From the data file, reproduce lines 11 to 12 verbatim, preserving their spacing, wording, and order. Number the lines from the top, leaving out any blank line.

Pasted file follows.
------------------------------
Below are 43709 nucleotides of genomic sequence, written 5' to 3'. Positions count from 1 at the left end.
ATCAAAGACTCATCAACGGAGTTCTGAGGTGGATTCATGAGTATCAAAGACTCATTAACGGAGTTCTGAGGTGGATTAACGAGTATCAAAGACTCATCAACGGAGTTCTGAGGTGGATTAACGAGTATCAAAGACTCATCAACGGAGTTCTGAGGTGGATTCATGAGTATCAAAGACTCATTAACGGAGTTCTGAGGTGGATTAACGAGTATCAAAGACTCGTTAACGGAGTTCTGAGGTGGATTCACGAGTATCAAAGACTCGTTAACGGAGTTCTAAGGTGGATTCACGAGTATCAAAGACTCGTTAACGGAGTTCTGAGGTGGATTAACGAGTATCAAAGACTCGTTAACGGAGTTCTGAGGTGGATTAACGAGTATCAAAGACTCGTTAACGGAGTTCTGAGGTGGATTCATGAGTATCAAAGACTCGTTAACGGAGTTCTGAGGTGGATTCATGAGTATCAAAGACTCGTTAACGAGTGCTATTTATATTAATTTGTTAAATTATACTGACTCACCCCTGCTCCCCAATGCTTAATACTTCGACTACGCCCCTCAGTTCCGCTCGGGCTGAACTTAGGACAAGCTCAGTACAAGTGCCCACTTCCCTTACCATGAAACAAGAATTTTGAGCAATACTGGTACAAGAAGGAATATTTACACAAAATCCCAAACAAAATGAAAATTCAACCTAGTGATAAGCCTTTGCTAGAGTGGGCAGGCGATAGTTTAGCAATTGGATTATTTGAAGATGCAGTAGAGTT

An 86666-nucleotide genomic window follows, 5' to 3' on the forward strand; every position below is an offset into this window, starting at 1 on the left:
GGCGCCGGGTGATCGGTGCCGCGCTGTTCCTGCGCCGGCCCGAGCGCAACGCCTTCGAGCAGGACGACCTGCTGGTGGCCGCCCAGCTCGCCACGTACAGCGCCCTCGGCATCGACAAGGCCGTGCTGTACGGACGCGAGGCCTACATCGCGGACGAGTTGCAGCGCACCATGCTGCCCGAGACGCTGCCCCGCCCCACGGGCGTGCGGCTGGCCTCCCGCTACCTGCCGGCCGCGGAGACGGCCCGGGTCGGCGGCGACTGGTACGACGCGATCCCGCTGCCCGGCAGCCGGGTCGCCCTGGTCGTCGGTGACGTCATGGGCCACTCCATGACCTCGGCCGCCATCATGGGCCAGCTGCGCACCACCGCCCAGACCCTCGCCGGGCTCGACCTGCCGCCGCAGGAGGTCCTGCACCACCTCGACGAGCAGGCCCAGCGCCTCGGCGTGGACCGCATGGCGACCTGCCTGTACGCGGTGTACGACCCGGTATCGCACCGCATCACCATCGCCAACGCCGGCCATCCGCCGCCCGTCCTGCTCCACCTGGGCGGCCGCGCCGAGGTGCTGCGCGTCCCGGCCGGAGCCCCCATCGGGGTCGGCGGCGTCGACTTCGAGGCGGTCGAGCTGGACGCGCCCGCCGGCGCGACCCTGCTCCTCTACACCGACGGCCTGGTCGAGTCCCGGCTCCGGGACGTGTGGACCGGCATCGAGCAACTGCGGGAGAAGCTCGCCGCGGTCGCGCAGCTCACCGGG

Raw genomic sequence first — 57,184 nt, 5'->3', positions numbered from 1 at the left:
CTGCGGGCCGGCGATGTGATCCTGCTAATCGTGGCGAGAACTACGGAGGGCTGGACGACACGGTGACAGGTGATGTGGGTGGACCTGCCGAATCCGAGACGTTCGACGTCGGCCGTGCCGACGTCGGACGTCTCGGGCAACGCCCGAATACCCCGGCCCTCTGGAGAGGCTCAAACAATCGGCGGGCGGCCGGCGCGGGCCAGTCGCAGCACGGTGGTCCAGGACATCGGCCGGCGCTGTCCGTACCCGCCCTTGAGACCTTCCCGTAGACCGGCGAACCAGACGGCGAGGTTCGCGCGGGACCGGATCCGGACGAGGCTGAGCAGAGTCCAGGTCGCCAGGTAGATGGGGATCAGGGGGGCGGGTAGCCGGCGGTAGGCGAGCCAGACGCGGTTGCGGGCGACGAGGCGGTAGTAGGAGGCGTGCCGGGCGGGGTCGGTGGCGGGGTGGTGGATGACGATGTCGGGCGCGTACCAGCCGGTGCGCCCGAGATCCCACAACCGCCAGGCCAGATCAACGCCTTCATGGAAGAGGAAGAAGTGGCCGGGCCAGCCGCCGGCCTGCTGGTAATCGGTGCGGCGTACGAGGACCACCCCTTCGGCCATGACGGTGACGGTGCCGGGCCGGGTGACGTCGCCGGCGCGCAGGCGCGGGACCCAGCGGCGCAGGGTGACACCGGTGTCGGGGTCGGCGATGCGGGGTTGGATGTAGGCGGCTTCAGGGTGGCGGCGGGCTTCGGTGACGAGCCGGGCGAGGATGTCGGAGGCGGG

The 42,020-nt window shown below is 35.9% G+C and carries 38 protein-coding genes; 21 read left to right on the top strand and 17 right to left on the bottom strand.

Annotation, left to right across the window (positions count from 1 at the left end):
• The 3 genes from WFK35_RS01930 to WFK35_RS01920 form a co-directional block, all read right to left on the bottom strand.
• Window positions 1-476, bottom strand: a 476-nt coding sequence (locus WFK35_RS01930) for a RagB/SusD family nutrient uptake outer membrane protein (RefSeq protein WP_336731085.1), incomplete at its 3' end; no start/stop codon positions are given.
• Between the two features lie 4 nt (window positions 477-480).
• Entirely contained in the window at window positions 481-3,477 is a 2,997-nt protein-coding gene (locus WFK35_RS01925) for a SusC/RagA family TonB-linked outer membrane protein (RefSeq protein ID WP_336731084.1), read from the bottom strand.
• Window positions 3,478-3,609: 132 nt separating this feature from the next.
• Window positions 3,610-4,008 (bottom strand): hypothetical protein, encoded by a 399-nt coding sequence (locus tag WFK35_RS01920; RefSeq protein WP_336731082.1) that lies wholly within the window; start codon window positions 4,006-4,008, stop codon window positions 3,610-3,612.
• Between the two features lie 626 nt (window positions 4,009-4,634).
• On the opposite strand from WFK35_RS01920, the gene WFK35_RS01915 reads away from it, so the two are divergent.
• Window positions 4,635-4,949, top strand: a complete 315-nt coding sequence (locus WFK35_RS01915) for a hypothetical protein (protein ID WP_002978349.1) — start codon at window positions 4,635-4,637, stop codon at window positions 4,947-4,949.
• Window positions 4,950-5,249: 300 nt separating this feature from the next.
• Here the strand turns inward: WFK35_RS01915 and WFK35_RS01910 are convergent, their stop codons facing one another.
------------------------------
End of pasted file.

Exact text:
• Between the two features lie 4 nt (window positions 477-480).
• Entirely contained in the window at window positions 481-3,477 is a 2,997-nt protein-coding gene (locus WFK35_RS01925) for a SusC/RagA family TonB-linked outer membrane protein (RefSeq protein ID WP_336731084.1), read from the bottom strand.